The style was country swing, the Texas two step. “I'd never seen dancing like that before,” she said.
During the first song, she said she mostly just looked down, watching and trying to match the steps of her dance partner, Tom Durnell.
Later, he invited her to dance again. “Don't look at my feet,” he told her. “Look at my eyes.”
As the music played and she followed his advice, she had a nearly inexplicable reaction. “I knew by that second dance ... I had finally met the love of my life.”
Before the evening was over, she left her name and phone number for the bartender to give to him. She laughed as she recently told the story, reflecting on her spur-of-the-moment decision. “I never did anything like that in my life,” she said.
Once they met again, they quickly became a couple and never again spent a weekend apart over the next eight years.
They married in 2010, just after Tom retired from his work as a carpenter, and soon bought a home on Steelhead Drive.
“We were both so excited to buy a house,” she said. “That was the first home we ever bought.”
The house came with a three-car garage, but that use was short-lived. It soon turned into her husband's woodworking shop.
“His work was perfect,” she said. “You never found a flaw in anything he made.”
Durnell, 65, had nearly finished library shelves for their home, hand-milled from cherry wood, when the March 22 Oso mudslide took his life. “It was the first time he got to do something like that in his own home,” she said.
Her husband was a man of diverse interests. His love of opera could find him listening to that music, such as Verdi's “La Traviata,” for hours.
His collection of more than 10,000 recorded songs spanned the genres of rock, jazz, opera and country — most especially classic country tunes such as those of Bob Wells and the Texas Playboys.
“He was always learning more about music; he loved learning the history of music,” his wife said.
He made annual trips to Eastern Oregon for more than two decades to take in the Pendleton Roundup. “He loved watching rodeo as much as most guys love watching football,” she said. “He knew all the top-ranked cowboys.”
He didn't do particularly well in school because of problems with attention disorder, hyperactivity and even a streak of mischievousness.
Instead, he became an autodidact, using his intense interest in reading to educate himself.
“He was really smart,” his wife said. “That was my first attraction to him. He had such a huge vocabulary. I never had to look anything up in the dictionary.”
Tom Durnell grew up in Eugene, Ore., and attended Lane Community College, where he studied theater design. He left college for his “dream job” in Ashland at the Oregon Shakespeare Festival in the 1970s. His various roles included work as assistant stage manager and a tumbling assistant for the production of “The Taming of the Shrew.” He began his carpentry career there building sets.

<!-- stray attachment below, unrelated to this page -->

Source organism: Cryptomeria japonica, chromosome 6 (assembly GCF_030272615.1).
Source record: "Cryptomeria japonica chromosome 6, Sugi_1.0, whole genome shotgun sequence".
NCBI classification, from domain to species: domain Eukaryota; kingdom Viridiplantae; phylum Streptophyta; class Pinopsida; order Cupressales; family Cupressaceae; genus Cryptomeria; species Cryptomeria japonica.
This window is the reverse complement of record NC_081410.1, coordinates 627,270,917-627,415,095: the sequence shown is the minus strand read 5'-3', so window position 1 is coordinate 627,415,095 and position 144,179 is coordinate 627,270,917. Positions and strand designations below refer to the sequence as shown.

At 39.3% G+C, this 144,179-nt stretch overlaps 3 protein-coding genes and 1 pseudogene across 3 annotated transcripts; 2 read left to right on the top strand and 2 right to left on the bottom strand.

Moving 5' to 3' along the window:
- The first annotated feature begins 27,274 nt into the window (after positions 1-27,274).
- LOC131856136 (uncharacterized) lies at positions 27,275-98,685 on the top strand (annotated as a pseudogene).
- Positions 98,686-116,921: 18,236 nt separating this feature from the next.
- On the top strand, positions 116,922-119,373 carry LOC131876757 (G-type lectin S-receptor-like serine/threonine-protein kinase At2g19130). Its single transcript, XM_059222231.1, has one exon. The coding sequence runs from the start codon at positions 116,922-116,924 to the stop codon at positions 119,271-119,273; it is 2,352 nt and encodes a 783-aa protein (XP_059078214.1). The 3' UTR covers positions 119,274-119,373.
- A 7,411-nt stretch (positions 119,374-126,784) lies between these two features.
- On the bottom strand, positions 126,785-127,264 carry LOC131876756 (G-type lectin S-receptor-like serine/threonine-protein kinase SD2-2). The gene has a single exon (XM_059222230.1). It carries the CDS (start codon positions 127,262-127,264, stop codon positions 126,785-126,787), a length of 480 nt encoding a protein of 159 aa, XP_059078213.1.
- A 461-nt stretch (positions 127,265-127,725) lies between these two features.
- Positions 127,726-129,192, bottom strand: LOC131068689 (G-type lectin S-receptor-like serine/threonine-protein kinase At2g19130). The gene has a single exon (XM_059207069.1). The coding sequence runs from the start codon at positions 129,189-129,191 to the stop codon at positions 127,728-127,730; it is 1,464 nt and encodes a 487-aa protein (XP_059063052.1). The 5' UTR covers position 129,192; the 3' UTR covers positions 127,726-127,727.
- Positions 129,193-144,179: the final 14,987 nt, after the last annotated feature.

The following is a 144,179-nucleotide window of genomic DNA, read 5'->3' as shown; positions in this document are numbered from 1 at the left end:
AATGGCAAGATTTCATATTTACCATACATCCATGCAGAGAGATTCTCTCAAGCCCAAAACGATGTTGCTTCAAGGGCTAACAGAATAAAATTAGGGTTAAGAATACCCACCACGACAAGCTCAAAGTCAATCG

“That was one of the proudest moments of his career,” Debbie Durnell said. “He loved the arts, not only theater.”
This year, he had purchased tickets for the festival — the first time they were to attend together.
Later in his career, Tom Durnell worked for theaters in Minneapolis and Seattle, as well as the scene shop at KCTS-TV, Seattle's public station.
His work as a carpenter spanned nearly 20 years. Durnell was a master who took joy in making handmade wooden bowls, jewelry boxes and other woodwork for family and friends, his wife said.
While traveling through eastern Snohomish County three decades ago, he decided it was the place to retire.
The day of the mudslide, Debbie Durnell, 50, a certified nursing assistant at Providence Regional Medical Center Everett, was at work. She lost not only her husband but her home, virtually all her belongings and several friends.
Last month, she filed claims against Snohomish County and the state of Washington. The claims seek a total of $3.5 million from the county and state, the first of five damage claims against area governments in the mudslide's aftermath.
The landslide was so powerful that it carried debris across the valley and part way up the other side, roughly a mile away.
Amid all the dirt and debris were two photos from the Durnells' home, which were found miraculously undamaged. They show him riding a horse at a friend's house in Idaho.
“It's precious to me, the only pictures I've gotten back,” his wife said.
“They found them like it was just taken out of a drawer. They weren't even wet.”
One of the most endearing memories of their relationship was how easy their conversations where.
“We loved each other deeply and were each other's best friends,” she said. “We knew that we had a love that would last forever, and for me it will.
“I have absolutely no regrets, other than we didn't get enough time together. We had so many plans, things we wanted to do. It just wasn't long enough.”
Sharon Salyer: 425-339-3486; firstname.lastname@example.org.
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